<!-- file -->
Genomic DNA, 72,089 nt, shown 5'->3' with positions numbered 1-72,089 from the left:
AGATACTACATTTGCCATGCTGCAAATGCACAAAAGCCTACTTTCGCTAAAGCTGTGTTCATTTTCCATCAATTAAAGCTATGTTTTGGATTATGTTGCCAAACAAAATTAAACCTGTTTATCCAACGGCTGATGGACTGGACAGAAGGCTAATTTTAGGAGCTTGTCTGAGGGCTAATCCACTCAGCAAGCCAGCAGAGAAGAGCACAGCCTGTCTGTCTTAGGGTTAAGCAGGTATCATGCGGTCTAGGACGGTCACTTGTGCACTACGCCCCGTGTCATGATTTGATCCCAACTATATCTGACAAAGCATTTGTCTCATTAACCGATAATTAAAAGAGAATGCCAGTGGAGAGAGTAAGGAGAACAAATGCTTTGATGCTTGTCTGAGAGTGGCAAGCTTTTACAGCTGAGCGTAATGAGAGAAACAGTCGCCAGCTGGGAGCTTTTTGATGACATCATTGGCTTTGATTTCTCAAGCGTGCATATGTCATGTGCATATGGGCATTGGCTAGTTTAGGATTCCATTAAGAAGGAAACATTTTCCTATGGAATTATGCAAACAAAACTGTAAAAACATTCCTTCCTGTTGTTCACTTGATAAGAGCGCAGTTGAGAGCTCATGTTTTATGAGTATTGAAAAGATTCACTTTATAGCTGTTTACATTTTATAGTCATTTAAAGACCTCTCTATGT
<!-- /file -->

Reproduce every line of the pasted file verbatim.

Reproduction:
Genomic DNA, 72,089 nt, shown 5'->3' with positions numbered 1-72,089 from the left:
AGATACTACATTTGCCATGCTGCAAATGCACAAAAGCCTACTTTCGCTAAAGCTGTGTTCATTTTCCATCAATTAAAGCTATGTTTTGGATTATGTTGCCAAACAAAATTAAACCTGTTTATCCAACGGCTGATGGACTGGACAGAAGGCTAATTTTAGGAGCTTGTCTGAGGGCTAATCCACTCAGCAAGCCAGCAGAGAAGAGCACAGCCTGTCTGTCTTAGGGTTAAGCAGGTATCATGCGGTCTAGGACGGTCACTTGTGCACTACGCCCCGTGTCATGATTTGATCCCAACTATATCTGACAAAGCATTTGTCTCATTAACCGATAATTAAAAGAGAATGCCAGTGGAGAGAGTAAGGAGAACAAATGCTTTGATGCTTGTCTGAGAGTGGCAAGCTTTTACAGCTGAGCGTAATGAGAGAAACAGTCGCCAGCTGGGAGCTTTTTGATGACATCATTGGCTTTGATTTCTCAAGCGTGCATATGTCATGTGCATATGGGCATTGGCTAGTTTAGGATTCCATTAAGAAGGAAACATTTTCCTATGGAATTATGCAAACAAAACTGTAAAAACATTCCTTCCTGTTGTTCACTTGATAAGAGCGCAGTTGAGAGCTCATGTTTTATGAGTATTGAAAAGATTCACTTTATAGCTGTTTACATTTTATAGTCATTTAAAGACCTCTCTATGT